Emanuel's legal argument was that his home was on the North Side, he voted in the city, his absence was due to the fact that he was serving the president of the United States as chief of staff, and his intent was always to return to Chicago.
"Residency still has been primarily in most states a question of intent, and I don't think there's any question about his intent," said Dawn Clark Netsch, professor, Northwestern University School of Law.
In its 2-1 ruling the appellate court acknowledges that Emanuel was in service to the United States, but that's not an exception that saves his candidacy. The court's majority opinion is that he "...must have actually resided within the municipality for one year prior to the election." In other words, you must have a physical presence in the city to be a candidate. Read the Appellate Court Decision (PDF)
"Everybody agrees Emanuel can vote, but the disagreement is whether he can run. The 2-1 decision is very close. Will the Supreme Court take it? My guess is yes, they'd be foolish not to," said Harold Krent, dean, Kent IIT Kent College of law.
But the election is four weeks away, and the appellate court decision, at least for the moment, changes the political dynamic. Most significantly, the primary ballots will be printed without Rahm Emanuel's name on it.
"The ballot that we have now started printing will not contain the name of Rahm Emanuel," said Langdon Neal of the Chicago Board of Elections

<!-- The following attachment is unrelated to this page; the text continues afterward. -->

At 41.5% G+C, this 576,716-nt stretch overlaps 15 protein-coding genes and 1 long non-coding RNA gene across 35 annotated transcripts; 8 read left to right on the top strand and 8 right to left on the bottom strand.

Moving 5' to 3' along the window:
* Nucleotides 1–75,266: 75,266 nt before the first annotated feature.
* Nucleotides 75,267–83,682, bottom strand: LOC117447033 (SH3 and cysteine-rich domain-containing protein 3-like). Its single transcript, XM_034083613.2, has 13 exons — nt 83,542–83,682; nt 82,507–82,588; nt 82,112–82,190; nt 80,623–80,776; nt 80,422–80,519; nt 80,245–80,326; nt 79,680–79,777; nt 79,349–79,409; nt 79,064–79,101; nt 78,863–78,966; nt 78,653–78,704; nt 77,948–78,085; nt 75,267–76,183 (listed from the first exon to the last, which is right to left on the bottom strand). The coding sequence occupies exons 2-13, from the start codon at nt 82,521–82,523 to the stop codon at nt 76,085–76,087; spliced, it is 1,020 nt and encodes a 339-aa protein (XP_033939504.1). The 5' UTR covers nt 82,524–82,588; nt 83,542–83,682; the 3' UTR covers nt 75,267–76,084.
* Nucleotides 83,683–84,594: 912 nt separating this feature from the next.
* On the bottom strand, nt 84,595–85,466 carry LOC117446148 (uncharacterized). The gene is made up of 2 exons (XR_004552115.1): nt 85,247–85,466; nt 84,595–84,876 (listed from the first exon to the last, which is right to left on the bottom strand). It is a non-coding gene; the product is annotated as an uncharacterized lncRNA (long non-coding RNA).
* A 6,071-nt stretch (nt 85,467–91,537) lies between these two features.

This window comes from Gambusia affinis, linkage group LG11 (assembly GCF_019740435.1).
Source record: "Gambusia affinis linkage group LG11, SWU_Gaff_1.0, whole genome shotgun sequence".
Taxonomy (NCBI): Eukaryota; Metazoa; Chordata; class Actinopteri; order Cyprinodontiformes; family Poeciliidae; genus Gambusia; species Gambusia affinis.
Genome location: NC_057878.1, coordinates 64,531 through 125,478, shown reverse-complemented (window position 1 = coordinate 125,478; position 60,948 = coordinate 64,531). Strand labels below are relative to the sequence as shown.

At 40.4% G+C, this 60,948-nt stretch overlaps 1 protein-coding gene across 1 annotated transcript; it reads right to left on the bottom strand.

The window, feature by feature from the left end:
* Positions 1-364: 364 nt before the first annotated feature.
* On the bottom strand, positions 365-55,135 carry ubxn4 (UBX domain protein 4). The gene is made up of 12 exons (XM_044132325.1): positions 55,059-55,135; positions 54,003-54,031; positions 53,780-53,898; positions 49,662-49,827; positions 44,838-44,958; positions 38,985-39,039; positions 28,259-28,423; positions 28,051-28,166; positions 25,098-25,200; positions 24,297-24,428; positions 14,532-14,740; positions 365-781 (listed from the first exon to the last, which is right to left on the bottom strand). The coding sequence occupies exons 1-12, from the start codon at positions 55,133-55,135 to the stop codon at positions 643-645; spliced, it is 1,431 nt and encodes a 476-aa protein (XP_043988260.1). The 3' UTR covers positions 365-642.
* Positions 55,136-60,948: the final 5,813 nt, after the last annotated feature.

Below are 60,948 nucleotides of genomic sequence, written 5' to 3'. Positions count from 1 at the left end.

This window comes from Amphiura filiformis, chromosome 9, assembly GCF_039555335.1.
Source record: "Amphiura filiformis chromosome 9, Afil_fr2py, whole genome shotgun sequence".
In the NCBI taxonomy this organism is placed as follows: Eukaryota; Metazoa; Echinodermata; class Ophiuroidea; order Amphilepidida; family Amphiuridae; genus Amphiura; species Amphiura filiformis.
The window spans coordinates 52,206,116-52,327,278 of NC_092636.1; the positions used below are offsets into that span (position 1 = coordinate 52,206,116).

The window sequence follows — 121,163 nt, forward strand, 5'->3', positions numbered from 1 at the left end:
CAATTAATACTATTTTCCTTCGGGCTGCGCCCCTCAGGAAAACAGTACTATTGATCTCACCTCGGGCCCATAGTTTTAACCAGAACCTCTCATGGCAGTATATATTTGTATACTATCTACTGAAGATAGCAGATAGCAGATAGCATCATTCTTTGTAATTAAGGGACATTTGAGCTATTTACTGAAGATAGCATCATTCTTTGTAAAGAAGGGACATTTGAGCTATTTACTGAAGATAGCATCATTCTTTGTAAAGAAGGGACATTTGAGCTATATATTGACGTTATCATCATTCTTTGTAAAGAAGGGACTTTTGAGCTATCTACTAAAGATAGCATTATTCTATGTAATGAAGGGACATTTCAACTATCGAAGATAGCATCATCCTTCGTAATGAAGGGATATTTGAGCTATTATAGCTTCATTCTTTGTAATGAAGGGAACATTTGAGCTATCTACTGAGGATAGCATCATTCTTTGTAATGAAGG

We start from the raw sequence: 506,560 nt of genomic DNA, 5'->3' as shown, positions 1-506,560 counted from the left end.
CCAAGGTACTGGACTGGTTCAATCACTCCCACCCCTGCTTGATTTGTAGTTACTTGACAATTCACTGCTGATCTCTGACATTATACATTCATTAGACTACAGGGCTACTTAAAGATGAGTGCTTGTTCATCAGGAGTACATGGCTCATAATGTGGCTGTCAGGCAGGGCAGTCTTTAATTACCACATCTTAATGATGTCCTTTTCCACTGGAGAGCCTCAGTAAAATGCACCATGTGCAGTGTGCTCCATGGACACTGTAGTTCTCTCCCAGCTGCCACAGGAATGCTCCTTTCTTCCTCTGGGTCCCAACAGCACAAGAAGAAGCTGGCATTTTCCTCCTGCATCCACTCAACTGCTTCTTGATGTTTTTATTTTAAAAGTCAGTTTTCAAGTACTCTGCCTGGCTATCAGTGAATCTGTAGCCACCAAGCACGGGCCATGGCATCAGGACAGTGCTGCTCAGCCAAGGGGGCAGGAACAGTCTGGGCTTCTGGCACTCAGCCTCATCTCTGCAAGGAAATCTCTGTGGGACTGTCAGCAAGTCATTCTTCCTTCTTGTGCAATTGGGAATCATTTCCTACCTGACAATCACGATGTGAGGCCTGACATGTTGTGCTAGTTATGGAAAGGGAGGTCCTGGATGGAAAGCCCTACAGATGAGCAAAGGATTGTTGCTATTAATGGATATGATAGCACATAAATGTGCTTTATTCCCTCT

But what if the Supreme Court puts Emanuel back on the ballot?
"We will have to make adjustments. But as of right now, we are proceeding presumably with the appellate court's order," said Neal.
"For the candidates, this gives the race new energy for those people that thought Rahm Emanuel might be winning this thing on February 22nd with 50 plus 1 percent. Certainly, if he's put back on the ballot and the others haven't can't take advantage that he's been struggling in court, then he serves to win this thing," said Thom Serafin, political consultant.
Emanuel is asking the seven-member state Supreme Court to overrule the appellate court decision, but the Supreme Court must first vote on whether they'll hear the case. The expectation is, they will.
"They're obviously going to look at it very carefully. I shouldn't say they won't be influenced by the appellate court decision, but they're not going to be bound by it, because this is a very important question in sense both of law and public policy if you will," said Netsch.
If the state's high court chooses to hear the case, the justices could simply rule, or they could ask for written opinion, or oral arguments.